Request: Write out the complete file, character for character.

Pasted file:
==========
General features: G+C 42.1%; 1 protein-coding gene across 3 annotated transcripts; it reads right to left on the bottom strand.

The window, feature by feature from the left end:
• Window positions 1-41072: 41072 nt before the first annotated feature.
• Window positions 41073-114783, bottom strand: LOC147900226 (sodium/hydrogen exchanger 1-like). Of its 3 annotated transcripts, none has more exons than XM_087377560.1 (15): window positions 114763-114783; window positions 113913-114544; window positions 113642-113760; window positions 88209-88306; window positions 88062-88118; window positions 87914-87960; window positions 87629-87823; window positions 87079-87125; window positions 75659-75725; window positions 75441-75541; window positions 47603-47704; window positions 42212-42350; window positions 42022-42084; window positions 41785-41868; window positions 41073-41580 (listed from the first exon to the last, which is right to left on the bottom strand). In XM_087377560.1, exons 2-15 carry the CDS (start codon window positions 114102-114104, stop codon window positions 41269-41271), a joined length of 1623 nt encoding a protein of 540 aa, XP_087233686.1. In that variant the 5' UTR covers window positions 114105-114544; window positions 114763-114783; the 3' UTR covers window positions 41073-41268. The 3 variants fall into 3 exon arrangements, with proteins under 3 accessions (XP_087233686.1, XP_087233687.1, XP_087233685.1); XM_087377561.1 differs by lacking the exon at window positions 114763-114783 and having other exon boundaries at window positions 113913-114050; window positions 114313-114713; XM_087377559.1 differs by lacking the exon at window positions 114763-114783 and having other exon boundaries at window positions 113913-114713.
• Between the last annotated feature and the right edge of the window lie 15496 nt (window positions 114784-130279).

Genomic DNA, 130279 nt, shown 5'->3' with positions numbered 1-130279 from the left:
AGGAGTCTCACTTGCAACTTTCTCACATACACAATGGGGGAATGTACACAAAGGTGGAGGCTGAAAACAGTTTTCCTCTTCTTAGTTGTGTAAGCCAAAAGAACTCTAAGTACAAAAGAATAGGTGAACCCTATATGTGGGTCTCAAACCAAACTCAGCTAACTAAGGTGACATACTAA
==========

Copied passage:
General features: G+C 42.1%; 1 protein-coding gene across 3 annotated transcripts; it reads right to left on the bottom strand.

The window, feature by feature from the left end:
• Window positions 1-41072: 41072 nt before the first annotated feature.
• Window positions 41073-114783, bottom strand: LOC147900226 (sodium/hydrogen exchanger 1-like). Of its 3 annotated transcripts, none has more exons than XM_087377560.1 (15): window positions 114763-114783; window positions 113913-114544; window positions 113642-113760; window positions 88209-88306; window positions 88062-88118; window positions 87914-87960; window positions 87629-87823; window positions 87079-87125; window positions 75659-75725; window positions 75441-75541; window positions 47603-47704; window positions 42212-42350; window positions 42022-42084; window positions 41785-41868; window positions 41073-41580 (listed from the first exon to the last, which is right to left on the bottom strand). In XM_087377560.1, exons 2-15 carry the CDS (start codon window positions 114102-114104, stop codon window positions 41269-41271), a joined length of 1623 nt encoding a protein of 540 aa, XP_087233686.1. In that variant the 5' UTR covers window positions 114105-114544; window positions 114763-114783; the 3' UTR covers window positions 41073-41268. The 3 variants fall into 3 exon arrangements, with proteins under 3 accessions (XP_087233686.1, XP_087233687.1, XP_087233685.1); XM_087377561.1 differs by lacking the exon at window positions 114763-114783 and having other exon boundaries at window positions 113913-114050; window positions 114313-114713; XM_087377559.1 differs by lacking the exon at window positions 114763-114783 and having other exon boundaries at window positions 113913-114713.
• Between the last annotated feature and the right edge of the window lie 15496 nt (window positions 114784-130279).

Genomic DNA, 130279 nt, shown 5'->3' with positions numbered 1-130279 from the left:
AGGAGTCTCACTTGCAACTTTCTCACATACACAATGGGGGAATGTACACAAAGGTGGAGGCTGAAAACAGTTTTCCTCTTCTTAGTTGTGTAAGCCAAAAGAACTCTAAGTACAAAAGAATAGGTGAACCCTATATGTGGGTCTCAAACCAAACTCAGCTAACTAAGGTGACATACTAA